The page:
Carnegie Mellon University
Department of Mechanical Engineering
24-352 Dynamic Systems and Control
Lab 2 - Frequency Response
The objective of this laboratory is for you to analyze the frequency response of a first-order dynamic system, in this case, a filter circuit. You will learn how to measure the amplitude and phase of a frequency response function (FRF), also known as a transfer function, and to develop a physical feel for what FRF's mean.
Part I: Theory
Frequency Response Functions (FRF) have the interpretation of being the response amplitude as a function of driving frequency.
The simple circuit you will be analyzing is shown below. Its behavior is defined by the time constant t = RC:
From the standpoint of frequency response, we are interested in the steady state behavior when the input is sinusoidal
The amplitude and phase of the Frequency Response Function (FRF) when it is measured across the capacitor,
f = - ArcTan (wRC)
You can find the derivation of above relations in Appendix
1. Prepare the Amplitude (Vout/Vin) versus frequency (f) and Phase (f) versus frequency (f) plots. These are called Bode Plots. You will compare these plots to the experimentally obtained Bode plots, for this reason please pay attention to the following points;
2. Derive expressions for the amplitude and phase of the Frequency Response Function (FRF) when output voltage, Vout is measured across the resistor, instead of the capacitor as above. Hand in your solution with the lab report, and include it as part of the analysis section.
3. Plot the amplitude and phase expressions obtained in Question#2 by following the same instructions given in Question#1.
Submit your answers to these questions with the lab
repost, as a part of Analysis section
Part II: Measurement
1. You will need the following equipments: oscilloscope, spectrum analyzer, function generator, multimeter, printer, BNC cable, T-connector, BNC-clip cables, protoboard, a resistor, and a capacitor.
2. Using the multimeter, measure and record the resistor's value.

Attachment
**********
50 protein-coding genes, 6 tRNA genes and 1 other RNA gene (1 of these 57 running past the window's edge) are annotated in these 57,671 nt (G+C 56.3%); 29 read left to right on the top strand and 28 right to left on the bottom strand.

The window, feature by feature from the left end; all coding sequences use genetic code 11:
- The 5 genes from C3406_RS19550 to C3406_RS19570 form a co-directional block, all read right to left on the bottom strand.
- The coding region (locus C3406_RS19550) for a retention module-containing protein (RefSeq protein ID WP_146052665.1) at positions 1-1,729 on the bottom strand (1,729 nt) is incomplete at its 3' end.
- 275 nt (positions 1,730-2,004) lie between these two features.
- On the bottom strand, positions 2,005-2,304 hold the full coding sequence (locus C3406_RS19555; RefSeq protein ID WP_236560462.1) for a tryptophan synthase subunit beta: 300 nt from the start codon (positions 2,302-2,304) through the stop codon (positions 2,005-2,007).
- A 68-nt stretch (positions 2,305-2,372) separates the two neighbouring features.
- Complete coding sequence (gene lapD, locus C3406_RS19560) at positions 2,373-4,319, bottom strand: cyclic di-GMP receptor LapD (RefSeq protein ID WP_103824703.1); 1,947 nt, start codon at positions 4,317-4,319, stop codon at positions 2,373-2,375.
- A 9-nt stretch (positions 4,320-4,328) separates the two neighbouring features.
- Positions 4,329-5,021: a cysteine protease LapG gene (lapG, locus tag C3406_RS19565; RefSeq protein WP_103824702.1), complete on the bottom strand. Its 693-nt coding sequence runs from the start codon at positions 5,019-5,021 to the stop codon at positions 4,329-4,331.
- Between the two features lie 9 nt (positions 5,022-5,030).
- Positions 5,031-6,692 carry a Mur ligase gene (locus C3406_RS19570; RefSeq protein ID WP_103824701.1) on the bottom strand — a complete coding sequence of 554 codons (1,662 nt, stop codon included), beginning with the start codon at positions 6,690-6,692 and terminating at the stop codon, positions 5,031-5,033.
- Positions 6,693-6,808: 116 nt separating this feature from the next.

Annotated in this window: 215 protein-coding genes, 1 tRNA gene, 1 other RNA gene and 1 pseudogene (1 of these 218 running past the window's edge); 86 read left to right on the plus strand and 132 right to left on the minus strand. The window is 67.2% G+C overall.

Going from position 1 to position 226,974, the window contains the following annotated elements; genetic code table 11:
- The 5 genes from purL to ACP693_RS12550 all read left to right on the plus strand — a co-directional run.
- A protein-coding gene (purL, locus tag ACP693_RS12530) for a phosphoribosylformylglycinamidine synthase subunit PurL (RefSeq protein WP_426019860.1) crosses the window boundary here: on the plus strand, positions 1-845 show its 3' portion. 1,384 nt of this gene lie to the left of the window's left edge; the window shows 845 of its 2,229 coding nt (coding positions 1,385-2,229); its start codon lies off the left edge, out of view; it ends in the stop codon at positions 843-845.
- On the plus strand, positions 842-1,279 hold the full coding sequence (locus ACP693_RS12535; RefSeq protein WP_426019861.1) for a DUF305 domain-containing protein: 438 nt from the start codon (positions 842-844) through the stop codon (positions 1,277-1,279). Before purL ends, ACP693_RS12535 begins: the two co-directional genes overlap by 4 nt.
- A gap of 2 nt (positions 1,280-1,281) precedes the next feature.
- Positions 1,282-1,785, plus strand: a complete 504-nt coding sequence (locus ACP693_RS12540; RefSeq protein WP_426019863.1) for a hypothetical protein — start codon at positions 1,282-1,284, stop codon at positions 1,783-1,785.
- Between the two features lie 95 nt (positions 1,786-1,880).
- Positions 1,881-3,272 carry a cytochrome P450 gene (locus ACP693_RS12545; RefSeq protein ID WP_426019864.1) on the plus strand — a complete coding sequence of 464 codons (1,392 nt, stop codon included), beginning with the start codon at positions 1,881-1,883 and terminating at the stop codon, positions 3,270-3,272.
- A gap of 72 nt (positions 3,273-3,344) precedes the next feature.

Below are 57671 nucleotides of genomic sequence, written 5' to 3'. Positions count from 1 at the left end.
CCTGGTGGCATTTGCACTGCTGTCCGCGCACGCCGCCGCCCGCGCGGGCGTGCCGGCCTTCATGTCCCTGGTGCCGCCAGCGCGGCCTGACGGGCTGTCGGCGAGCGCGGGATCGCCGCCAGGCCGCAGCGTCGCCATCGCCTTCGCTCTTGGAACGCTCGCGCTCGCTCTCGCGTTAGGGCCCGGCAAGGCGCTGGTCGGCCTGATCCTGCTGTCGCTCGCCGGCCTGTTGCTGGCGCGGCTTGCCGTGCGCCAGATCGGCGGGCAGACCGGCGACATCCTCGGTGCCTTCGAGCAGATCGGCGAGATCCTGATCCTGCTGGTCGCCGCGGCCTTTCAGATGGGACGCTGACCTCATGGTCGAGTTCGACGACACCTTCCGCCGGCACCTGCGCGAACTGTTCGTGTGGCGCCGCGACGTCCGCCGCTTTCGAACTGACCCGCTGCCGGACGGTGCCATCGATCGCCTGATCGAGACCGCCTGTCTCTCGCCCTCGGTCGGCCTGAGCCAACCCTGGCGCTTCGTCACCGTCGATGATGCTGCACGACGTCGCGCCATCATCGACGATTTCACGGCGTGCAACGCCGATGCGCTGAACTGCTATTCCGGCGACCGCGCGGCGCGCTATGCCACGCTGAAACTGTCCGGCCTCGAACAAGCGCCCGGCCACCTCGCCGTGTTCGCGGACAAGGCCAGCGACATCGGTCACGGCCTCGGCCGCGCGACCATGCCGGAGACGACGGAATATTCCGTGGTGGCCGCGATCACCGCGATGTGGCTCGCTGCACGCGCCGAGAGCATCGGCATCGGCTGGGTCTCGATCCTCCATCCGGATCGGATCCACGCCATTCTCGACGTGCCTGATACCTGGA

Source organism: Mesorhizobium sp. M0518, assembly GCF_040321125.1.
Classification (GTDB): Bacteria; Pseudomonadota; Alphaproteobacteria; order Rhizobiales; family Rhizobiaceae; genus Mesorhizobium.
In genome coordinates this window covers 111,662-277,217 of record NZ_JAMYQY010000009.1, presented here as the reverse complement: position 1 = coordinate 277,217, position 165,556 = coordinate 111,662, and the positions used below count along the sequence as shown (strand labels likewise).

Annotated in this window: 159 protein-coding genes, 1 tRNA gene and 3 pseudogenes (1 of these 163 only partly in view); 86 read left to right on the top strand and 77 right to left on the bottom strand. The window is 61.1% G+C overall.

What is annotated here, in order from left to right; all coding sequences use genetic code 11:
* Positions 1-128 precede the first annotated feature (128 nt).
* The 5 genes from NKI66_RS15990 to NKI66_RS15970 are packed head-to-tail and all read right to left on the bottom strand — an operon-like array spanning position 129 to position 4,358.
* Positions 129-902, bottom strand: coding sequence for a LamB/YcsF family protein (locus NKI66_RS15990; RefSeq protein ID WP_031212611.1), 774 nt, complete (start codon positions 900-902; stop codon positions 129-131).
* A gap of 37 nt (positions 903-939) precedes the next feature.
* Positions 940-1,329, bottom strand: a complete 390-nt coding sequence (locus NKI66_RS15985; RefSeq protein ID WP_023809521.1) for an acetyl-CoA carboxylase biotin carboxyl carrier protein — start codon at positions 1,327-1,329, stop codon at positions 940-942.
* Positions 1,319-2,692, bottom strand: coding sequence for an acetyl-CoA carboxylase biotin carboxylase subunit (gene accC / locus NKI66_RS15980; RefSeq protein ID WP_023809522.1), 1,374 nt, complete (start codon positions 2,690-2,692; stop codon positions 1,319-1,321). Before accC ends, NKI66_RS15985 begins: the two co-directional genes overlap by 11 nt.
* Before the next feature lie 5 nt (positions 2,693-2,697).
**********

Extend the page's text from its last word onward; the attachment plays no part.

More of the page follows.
3. Build the simple circuit on the prototyping board, using the resistor, capacitor. Refer to the white board in the lab to see how to make common connections on the protoboard. After building the circuit make the following connections;
4. Although you can estimate the time constant from the values of R and C, we don't know C precisely. Further, there are additional sources of resistance in the probes and circuit connections. Hence, you will directly measure the circuit's time constant. Drive the circuit with a square wave input, with the square wave having a frequency of 50Hz and peak to peak amplitude of 2V. (Note: to set 2Vpp, you need to enter 1Vpp on function generator. The input to the circuit is on Channel 1 and output voltage across the capacitor is on Channel 2.
5. Switch the input to a sine wave, do not change the input amplitude. You will drive the circuit at three different frequencies: one well-below the cut-off frequency (20Hz), one near the cut-off frequency (200Hz), and one well-above the cut-off frequency (2000Hz). The objective here is to see, in the time domain on the scope, the amplitude and phase shifts that occur in the circuit's response at each of these frequencies. Start with 20Hz frequency Sine wave, display the input and output signals on the scope, measure the output amplitude and phase shift. In measuring phase shift, make sure that you set 360 degrees correctly, repeat this setting for each frequency. Make a hardcopy plot of this screen to be included in your report. Then repeat the measurements for 200Hz and 2000Hz, and print these screens too.
6. Now, you will generate Bode plot using the spectrum analyzer.
7. This time you will prepare the Bode plot when the output is measured across the resistor.
Part III: Laboratory Report
1. Determine the time constant of the circuit in following ways;
Plot the logarithm of the measured voltage values versus time. From a linear fit to the data, determine the time constant.
2. Prepare a table to compare amplitude and phase values for the three frequencies (20Hz, 200Hz, 2000Hz). In this table, list the results obtained in step 5, step 6 and predicted (numerically calculated) values. Keep in mind that amplitudes in Bode plot are in terms of Vout/Vin. Hence, the results of Step 5 (Vout measurement) should be divided to Vin to be able to compare them on the same ground. Also, are all the results same, answer both qualitatively and quantitatively, is there any difference, if so what is it and why?
3. Discuss the differences between the transfer functions in part 6 and 7, and compare them with those predicted theoretically. Basically discuss the manner in which these two filters (output across the capacitor, or across the resistor) alter an input signal with a range of frequencies.